Camblos ousted in 53 to 47 percent shocker
Jim Camblos finds himself heading out of office after voters delivered a rebuke to the prosecutor whose biggest case last year was prosecuting four bombless teen bombers. With 100 percent of the precincts reporting, Democratic challenger Denise Lunsford won 12,187 to Republican Camblos' 10,794 votes, according to the Virginia Board of Elections.
"I just wanted this to go well for all the people that worked so hard on this campaign," said a victorious Lunsford amid the celebration at the Democrats' election night party at the Aberdeen Barn. "Soon we should have a Commonwealth's Attorney's office that's responsive, competent, respectable, and one that people can be proud of."
As early precincts trickled in, Lunsford and company tried to keep the mood light by wearing silver-spangled bowties, a possible dig at Camblos' choice in neckwear. But as WINA broadcast the results, the veteran defense attorney began wearing her heart– and ever-changing vote total– on her sleeve. While nursing a Jack Daniels and ginger ale, Lunsford applauded each precinct that went her way, but could not help but pace the floor, bite her nails, wipe her brow and even go down on one knee at one point.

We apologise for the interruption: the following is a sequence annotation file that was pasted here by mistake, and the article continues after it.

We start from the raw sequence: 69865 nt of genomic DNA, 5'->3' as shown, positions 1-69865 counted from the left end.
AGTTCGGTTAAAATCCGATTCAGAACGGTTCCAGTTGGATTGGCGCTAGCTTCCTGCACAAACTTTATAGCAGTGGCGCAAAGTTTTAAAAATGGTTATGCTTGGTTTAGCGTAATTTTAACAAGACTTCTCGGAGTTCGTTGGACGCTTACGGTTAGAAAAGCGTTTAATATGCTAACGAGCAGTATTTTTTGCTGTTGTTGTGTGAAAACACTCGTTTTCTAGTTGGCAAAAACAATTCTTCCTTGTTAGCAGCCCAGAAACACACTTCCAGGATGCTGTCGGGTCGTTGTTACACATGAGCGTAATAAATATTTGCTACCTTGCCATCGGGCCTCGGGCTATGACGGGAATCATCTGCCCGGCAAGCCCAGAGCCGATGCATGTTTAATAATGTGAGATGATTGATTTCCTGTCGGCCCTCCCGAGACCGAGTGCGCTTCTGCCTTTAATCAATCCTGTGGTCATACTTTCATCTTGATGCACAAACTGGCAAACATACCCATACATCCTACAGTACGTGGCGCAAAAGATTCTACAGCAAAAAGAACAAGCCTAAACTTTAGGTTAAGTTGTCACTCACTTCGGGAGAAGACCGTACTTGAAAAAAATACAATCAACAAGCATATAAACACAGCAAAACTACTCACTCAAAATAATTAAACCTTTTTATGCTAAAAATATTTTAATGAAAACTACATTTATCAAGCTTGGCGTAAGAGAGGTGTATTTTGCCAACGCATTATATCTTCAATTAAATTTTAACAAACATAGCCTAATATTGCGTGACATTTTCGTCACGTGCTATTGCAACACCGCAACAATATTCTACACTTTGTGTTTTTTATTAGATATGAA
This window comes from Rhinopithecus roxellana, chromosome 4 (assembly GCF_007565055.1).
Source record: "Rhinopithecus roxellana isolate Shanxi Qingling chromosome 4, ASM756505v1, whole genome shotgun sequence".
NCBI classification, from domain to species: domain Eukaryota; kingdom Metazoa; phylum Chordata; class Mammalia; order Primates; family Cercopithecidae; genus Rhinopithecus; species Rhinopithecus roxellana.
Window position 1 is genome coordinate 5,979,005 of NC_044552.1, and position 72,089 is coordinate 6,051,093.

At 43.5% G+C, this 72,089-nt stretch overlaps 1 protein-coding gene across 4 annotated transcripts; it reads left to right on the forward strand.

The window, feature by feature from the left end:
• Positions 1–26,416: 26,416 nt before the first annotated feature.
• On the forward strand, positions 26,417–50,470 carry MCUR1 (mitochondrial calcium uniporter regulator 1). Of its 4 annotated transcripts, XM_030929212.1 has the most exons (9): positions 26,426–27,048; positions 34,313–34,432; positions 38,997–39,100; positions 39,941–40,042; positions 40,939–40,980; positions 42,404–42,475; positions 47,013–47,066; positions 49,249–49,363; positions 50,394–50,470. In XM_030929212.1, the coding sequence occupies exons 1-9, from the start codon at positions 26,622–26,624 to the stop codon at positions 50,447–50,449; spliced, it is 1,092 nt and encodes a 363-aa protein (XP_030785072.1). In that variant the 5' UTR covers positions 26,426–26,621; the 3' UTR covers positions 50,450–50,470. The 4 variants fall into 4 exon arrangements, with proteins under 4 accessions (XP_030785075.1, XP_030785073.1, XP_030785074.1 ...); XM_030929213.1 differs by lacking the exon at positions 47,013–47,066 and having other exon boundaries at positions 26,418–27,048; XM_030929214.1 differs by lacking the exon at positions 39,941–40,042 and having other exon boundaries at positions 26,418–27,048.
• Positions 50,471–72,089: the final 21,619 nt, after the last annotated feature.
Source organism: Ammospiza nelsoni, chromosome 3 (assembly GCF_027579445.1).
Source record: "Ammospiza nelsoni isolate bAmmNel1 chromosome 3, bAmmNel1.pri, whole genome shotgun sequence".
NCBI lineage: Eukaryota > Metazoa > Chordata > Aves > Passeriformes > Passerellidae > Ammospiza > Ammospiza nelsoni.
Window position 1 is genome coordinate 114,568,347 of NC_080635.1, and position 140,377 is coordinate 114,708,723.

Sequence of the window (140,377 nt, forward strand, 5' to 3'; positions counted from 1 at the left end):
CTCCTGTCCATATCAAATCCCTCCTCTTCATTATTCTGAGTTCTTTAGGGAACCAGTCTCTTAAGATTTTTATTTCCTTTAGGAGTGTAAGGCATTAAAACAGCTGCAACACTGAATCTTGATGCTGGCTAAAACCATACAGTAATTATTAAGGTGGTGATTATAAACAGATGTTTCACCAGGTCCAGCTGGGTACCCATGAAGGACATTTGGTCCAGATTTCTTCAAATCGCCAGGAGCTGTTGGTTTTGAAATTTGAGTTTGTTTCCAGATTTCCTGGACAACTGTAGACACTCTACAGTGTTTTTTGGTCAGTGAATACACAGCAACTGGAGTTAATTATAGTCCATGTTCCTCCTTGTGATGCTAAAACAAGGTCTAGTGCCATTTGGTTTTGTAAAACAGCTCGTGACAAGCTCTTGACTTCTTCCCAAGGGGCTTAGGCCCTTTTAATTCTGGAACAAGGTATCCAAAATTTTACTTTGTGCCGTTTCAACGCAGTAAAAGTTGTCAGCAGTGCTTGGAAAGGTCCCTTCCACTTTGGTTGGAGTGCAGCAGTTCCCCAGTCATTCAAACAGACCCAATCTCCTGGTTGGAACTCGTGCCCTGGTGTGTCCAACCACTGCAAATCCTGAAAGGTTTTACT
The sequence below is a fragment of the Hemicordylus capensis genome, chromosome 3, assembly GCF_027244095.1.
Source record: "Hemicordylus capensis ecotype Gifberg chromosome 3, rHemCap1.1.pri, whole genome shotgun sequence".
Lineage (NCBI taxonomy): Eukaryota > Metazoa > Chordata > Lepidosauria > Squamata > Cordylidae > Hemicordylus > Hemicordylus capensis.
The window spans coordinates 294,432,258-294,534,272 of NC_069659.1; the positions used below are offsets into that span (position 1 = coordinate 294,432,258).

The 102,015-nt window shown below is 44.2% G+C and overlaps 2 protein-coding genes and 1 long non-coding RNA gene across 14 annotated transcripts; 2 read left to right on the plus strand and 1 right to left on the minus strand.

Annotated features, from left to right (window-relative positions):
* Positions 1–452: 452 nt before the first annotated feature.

But once the Cale Elementary precinct gave Lunsford a 1500 vote margin (see video at left) with only the Crozet Elementary precinct yet to report, WINA declared her the winner as the victor pumped her fist in triumph– the first woman Commonwealth's Attorney in Albemarle County history.
In a closely contested Albemarle Board of Supervisors race, Republican incumbent Ken Boyd edged Democratic challenger Marcia Joseph in the Rivanna District while Democratic Scottsville incumbent supervisor Lindsay Dorrier held off two independent challengers, Kevin Fletcher and Denny King.
And in what may come as a surprise to some, Democratic challenger Ann Huckle Mallek, with 55.67 percent of the vote, defeated the Republican incumbent for the White Hall district supervisor seat, David C. Wyant.
"I didn't give myself a chance to win by this much," said Mallek of her 10 percent margin of victory. "We started a conversation with the district with this campaign, walking down a lot of long driveways in a very rural district, and I plan to continue that conversation."